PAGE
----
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The Empty House and Other Ghost Stories (Algernon Blackwood) online
SMITH: AN EPISODE IN A LODGING-HOUSE
"The crash, however, was explained. Some very practical and physical force had thrown the books from their resting-place. That, at least, was beyond all doubt. And as I replaced them on the shelf and noted that not one was missing, I busied myself mentally with the sore problem of how the agent of this little practical joke had gained access to my room, and then escaped again. _For my door was locked and bolted._
"Smith's odd question as to whether I was disturbed in the night, and his warning injunction to let him know at once if such were the case, now of course returned to affect me as I stood there in the early morning, cold and shivering on the carpet; but I realised at the same moment how impossible it would be for me to admit that a more than usually vivid nightmare could have any connection with himself. I would rather stand a hundred of these mysterious visitations than consult such a man as to their possible cause.
"A knock at the door interrupted my reflections, and I gave a start that sent the candle grease flying.
"'Let me in,' came in Smith's voice.
"I unlocked the door. He came in fully dressed. His face wore a curious pallor. It seemed to me to be under the skin and to shine through and almost make it luminous. His eyes were exceedingly bright.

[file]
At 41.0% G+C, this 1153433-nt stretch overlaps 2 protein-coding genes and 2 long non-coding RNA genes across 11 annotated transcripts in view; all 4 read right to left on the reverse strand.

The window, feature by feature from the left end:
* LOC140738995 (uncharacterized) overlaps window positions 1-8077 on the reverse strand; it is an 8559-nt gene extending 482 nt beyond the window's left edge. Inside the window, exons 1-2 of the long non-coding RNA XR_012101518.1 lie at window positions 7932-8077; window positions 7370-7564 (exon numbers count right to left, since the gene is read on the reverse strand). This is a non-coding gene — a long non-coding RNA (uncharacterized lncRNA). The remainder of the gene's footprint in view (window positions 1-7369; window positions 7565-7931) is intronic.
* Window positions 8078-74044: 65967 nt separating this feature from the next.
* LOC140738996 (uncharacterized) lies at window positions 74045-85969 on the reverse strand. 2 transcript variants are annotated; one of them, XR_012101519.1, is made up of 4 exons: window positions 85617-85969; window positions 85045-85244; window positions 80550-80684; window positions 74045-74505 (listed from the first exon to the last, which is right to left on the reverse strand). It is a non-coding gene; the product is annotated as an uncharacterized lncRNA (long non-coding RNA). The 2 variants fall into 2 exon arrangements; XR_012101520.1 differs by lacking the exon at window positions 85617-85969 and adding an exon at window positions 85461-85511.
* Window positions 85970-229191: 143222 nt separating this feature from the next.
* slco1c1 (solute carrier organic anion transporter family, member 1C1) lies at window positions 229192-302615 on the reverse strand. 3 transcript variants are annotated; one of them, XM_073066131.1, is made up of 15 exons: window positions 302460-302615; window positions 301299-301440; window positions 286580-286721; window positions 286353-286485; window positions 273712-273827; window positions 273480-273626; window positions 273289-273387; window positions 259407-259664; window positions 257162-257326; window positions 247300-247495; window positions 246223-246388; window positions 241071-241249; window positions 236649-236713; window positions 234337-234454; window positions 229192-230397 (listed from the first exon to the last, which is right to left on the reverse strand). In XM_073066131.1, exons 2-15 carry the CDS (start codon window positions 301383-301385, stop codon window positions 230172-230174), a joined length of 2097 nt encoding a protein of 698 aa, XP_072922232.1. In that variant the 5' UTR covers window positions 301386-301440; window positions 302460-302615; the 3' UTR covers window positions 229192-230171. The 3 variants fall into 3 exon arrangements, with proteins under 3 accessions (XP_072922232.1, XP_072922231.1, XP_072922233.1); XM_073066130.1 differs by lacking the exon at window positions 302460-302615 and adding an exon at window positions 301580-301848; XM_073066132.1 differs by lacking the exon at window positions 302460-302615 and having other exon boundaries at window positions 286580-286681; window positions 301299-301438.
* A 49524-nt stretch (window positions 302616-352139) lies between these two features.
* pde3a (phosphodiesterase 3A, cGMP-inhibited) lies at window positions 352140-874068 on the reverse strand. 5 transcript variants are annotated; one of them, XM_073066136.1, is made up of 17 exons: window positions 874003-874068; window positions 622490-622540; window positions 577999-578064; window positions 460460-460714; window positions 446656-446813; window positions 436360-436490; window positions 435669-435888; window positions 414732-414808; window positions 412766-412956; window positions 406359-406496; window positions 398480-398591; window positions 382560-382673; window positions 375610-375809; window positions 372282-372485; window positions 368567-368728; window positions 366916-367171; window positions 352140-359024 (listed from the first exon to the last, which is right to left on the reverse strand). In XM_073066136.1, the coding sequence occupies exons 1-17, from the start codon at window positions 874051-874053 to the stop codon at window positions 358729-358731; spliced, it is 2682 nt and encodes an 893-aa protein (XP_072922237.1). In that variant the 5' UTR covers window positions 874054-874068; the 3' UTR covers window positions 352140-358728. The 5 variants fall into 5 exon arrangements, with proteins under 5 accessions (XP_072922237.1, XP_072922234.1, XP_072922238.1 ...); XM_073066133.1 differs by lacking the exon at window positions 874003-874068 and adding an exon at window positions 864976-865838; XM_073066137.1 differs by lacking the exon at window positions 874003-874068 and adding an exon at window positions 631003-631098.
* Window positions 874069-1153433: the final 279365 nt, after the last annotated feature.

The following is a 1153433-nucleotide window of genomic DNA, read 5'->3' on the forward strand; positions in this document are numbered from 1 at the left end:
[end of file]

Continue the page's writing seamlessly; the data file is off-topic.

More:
"I was wondering what in the world to say to him, or how he would explain his visit at such an hour, when he closed the door behind him and came close up to me--uncomfortably close.
"'You should have called me at once,' he said in his whispering voice, fixing his great eyes on my face.
"I stammered something about an awful dream, but he ignored my remark utterly, and I caught his eye wandering next--if any movement of those optics can be described as 'wandering'--to the book-shelf. I watched him, unable to move my gaze from his person. The man fascinated me horribly for some reason. Why, in the devil's name, was he up and dressed at three in the morning? How did he know anything had happened unusual in my room? Then his whisper began again.
"'It's your amazing vitality that causes you this annoyance,' he said, shifting his eyes back to mine.
"I gasped. Something in his voice or manner turned my blood into ice.
"'That's the real attraction,' he went on. 'But if this continues one of us will have to leave, you know.'
"I positively could not find a word to say in reply. The channels of speech dried up within me. I simply stared and wondered what he would say next. I watched him in a sort of dream, and as far as I can remember, he asked me to promise to call him sooner another time, and then began to walk round the room, uttering strange sounds, and making signs with his arms and hands until he reached the door. Then he was gone in a second, and I had closed and locked the door behind him.
"After this, the Smith adventure drew rapidly to a climax. It was a week or two later, and I was coming home between two and three in the morning from a maternity case, certain features of which for the time being had very much taken possession of my mind, so much so, indeed, that I passed Smith's door without giving him a single thought.
"The gas jet on the landing was still burning, but so low that it made little impression on the waves of deep shadow that lay across the stairs. Overhead, the faintest possible gleam of grey showed that the morning was not far away. A few stars shone down through the sky-light. The house was still as the grave, and the only sound to break the silence was the rushing of the wind round the walls and over the roof. But this was a fitful sound, suddenly rising and as suddenly falling away again, and it only served to intensify the silence.